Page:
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The importance of office ergonomics in a remote world

Since the COVID pandemic, remote work has become an increasingly popular alternative to working in person – but it’s not without some downsides.

Being on calls, staring at a computer screen, or even sitting in the same desk chair for hours at a time can potentially have a negative impact on your body. This is where office ergonomics come into play, says Dr. Robert Coats, an orthopedic surgeon at Advocate Health Care.

Office ergonomics is the process of arranging your workspace so that you can feel as good as possible throughout the workday. The main components of office ergonomics are body positioning, equipment spacing and seating. If followed correctly, these components can protect your joints, ease tension and overall help you feel comfortable while working.

One of the most important aspects of arranging your workspace is the positioning of your body from your keyboard.

“When working from a keyboard, you want to have your elbows hanging down naturally at your sides,” Dr. Coats says. “It is important that your hands are not too far up or too far down that you’re either reaching for the keyboard or you’re cramped on the keyboard.”

It is also important that if you are using a mouse, you are keeping your wrist straight. Try to set the sensitivity of the mouse to move with a light touch.

Naturally, if you begin to experience wrist discomfort, there are a few stretches that Dr. Coats recommends:

  • Extension: Your arm goes straight out in front of you with your palm facing upwards, then you take your other hand and push on the back side of your fingers, and push them toward your body, creating a bend in your wrist. Hold for a few seconds
  • Flexion: Your arm goes straight out in front of you, but this time with your fingers to the floor. With your other hand, push towards your body, creating a bend in your wrist. Hold for a few seconds again.

workplace checklist from the U.S. Occupational Safety and Health Association (OSH) explains the importance of the other two components: equipment spacing and desk comfort.

The location of a computer monitor should be straight in front of you, directly behind your keyboard, and adjusted so the top of the screen is at or below eye level, according to OSHA. Typically, the monitor should be within 18 to 20 inches, or an arm’s length away. Visually, it is also important that there are no glares on the screen from where the monitor is set, and that the brightness and contrast of the screen are adjusted for comfort.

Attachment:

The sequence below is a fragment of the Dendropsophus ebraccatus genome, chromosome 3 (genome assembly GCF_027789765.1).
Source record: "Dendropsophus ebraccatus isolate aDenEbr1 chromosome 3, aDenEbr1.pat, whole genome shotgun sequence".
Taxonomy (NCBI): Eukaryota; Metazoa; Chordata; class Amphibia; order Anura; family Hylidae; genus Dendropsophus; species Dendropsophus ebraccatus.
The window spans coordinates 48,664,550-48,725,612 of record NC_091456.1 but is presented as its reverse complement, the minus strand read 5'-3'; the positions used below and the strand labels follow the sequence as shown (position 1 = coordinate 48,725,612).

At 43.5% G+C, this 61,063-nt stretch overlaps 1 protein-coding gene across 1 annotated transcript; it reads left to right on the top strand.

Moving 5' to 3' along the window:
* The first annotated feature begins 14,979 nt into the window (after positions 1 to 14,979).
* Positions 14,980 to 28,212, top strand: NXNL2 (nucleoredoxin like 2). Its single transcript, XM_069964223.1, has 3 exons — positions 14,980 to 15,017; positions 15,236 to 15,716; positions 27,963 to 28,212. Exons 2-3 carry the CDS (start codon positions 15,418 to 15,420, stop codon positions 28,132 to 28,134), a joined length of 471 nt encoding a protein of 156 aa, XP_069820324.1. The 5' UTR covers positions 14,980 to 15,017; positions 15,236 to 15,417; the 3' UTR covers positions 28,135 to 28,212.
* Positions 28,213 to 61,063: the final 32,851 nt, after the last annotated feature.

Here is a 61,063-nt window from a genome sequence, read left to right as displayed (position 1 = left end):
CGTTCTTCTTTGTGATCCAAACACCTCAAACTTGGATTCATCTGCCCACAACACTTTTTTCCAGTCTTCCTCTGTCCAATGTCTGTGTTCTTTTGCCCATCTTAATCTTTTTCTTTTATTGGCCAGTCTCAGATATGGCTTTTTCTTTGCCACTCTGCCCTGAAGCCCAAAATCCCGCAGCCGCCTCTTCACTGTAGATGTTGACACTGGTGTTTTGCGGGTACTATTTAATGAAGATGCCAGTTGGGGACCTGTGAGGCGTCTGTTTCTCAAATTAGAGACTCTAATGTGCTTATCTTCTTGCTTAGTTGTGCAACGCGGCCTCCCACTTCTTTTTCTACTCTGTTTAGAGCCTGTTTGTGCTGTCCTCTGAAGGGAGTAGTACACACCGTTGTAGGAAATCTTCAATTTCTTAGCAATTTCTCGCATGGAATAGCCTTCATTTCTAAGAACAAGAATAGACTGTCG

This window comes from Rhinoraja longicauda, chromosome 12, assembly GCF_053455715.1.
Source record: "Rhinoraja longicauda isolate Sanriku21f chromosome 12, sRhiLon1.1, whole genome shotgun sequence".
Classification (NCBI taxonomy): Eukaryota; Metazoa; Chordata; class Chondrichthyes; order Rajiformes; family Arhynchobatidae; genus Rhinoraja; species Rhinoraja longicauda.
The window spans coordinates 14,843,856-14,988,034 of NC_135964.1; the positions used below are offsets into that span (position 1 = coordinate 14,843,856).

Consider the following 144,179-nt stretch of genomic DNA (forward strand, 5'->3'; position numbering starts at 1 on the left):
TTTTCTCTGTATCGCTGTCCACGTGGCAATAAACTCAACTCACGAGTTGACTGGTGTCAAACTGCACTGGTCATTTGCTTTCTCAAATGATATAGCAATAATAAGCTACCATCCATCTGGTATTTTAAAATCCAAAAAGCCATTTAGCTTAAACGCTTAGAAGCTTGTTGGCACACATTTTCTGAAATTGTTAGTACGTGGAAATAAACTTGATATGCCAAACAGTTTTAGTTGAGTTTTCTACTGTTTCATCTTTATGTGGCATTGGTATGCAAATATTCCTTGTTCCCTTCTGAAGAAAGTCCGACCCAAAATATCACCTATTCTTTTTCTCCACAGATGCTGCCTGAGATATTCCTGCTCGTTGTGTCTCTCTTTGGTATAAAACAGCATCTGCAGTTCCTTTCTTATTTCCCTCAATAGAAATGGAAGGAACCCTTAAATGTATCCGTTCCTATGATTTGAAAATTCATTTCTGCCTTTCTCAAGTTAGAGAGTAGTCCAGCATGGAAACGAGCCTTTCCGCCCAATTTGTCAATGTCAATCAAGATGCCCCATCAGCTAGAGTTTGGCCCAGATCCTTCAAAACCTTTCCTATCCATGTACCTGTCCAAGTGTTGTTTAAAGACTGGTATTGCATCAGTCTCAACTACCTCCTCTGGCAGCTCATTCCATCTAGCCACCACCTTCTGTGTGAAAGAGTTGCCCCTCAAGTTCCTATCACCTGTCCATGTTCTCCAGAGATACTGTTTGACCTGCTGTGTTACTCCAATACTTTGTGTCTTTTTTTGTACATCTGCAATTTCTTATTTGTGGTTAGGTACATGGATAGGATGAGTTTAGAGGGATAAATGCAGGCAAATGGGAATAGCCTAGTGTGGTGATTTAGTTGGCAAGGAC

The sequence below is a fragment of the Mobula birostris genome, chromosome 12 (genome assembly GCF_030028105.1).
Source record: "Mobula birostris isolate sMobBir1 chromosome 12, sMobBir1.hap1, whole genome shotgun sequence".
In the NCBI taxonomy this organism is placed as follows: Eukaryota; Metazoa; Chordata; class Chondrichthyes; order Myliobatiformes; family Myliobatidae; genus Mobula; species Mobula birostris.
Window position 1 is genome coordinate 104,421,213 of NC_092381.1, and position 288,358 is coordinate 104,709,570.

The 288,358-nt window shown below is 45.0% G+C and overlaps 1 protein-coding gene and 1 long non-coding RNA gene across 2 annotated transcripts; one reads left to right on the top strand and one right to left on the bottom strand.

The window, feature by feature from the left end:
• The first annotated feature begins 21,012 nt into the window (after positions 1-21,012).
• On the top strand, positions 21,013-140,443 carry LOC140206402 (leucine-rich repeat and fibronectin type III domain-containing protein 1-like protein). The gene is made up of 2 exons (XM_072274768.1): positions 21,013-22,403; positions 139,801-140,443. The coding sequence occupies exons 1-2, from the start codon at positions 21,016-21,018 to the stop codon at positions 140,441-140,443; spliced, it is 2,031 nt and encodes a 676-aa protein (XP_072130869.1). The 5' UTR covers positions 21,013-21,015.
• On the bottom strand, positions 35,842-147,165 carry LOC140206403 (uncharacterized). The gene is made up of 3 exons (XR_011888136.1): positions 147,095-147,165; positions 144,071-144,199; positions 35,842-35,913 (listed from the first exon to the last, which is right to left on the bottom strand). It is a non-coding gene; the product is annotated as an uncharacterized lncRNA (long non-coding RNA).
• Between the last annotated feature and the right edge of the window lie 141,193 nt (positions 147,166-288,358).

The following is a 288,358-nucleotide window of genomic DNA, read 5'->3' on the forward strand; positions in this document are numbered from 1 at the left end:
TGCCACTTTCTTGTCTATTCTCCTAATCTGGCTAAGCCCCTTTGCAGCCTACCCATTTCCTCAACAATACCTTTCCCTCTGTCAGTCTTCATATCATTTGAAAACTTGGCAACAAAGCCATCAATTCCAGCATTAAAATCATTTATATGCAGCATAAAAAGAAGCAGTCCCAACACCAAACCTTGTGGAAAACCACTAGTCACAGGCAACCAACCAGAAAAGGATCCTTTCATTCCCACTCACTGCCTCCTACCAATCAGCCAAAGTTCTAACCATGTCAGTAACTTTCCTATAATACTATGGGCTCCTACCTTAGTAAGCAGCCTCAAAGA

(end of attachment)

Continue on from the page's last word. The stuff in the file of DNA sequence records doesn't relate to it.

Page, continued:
For optimal desk comfort, the chair used should be adjustable, with a cushioned, waterfall front, according to OSHA. The seat pan should not be too long that it presses the back of your legs or knees, but not too short where your thighs hang off the front edge of the seat. Lastly, there should also be enough space under the desk so that the thighs are not touching the bottom of the desk. And, your feet should rest flat on the floor.

There have been structural advancements in the type of desk that is recommended for the workspace. This includes the potential to extend up so that you can stand while working and then can get moved back down when you’re ready to sit. This also allows for the growing trend of using a walking treadmill under a standing desk.

“Anything that promotes activity, as opposed to sitting, is beneficial,” Dr. Coats says. “The biggest thing about remote work is to listen to your body. Odds are, if you’ve been at it for four hours or more without movement, that’s probably too long.”

Are you having back or neck problems? Click here to take a free online quiz.

This article originally appeared on health enews.

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